Monday, June 15, 2009


The Airfix 1:32 scale Aston Martin DB5, as modified and issued by MPC for the American market, was one of my acquisitions during my last US trip in April, and especially to the Kane County Toy Fair. I didn’t have a chance to examine the the DB5 fully until my return, but it now deserves a bit more of an explanation.

During the 1960s Airfix and MPC had a tie-in that led to Airfix kits being issued in the US market by MPC, and vice-versa. MPC made mostly cars, so that is what Airfix released for British modellers, including such classic kits as the Mako Shark and Monkeemobile. But for the UK ‘all’ Airfix did was to re-do the box-art using its own logo, while crediting the originators by adding - and this was a rare event - “Created by MPC”.

However Airfix did make - and still does - a much wider range of subjects, and those deemed suitable for the US market were invariably not only re-boxed for the US market, but sometimes had the parts content altered as well. With aircraft, it led to adding figures from the separate Figure Sets. With tanks and military vehicles, some of the Trackside Accessories - which wouldn’t normally fit in with American railroad layouts - were used. For example, the Travelling Crane became a dockside fixture, maybe for lifting seaplanes out of the water.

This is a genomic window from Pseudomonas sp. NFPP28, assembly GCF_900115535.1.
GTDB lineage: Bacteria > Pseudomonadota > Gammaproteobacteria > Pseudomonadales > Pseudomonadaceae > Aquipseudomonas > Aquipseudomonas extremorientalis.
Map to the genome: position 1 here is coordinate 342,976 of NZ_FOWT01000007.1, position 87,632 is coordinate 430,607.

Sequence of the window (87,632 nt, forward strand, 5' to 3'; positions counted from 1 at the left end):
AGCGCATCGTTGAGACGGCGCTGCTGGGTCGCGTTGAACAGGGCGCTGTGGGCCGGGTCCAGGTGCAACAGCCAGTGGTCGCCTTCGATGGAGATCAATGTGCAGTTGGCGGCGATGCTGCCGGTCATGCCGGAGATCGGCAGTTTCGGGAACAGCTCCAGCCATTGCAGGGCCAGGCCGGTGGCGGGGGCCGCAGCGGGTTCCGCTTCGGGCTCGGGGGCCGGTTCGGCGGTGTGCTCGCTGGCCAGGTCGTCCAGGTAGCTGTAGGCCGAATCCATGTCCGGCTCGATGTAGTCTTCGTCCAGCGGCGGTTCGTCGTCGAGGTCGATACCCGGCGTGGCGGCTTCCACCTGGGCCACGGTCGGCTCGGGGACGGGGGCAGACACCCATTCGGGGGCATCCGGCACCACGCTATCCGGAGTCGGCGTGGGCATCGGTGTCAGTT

However, one major problem Airfix had with all its 1:32 scale car kits was that famous subjects such as the DB5 - which was certainly known to a US audience - did not come with features associated with home-grown American car kits from AMT, Jo-Han, MPC, Revell or Monogram. In particular, items such as chrome-plated parts and ‘rubber’ (actually vinyl) tyres were lacking. This led to many modifications for the MPC edition (top picture). Adding vinyl tyres wasn’t straightforward, but what could be done relatively easily (middle picture) was to chrome-plate relevant parts, which is what occurred with this Aston. But that wasn’t all. Racing decals were added, and a scene was printed on the side of the box showing a suitable backdrop, maybe the Pacific Coast Highway. There were even newly-tooled parts to make a stand to hold said background!

Some kits went even further. Although this could be deemed sacrilege, many veteran cars had customised parts added as well. The 1907 Lanchester (bottom) had a blown Chevy V8 engine added, along with racing slicks!

Mat Irvine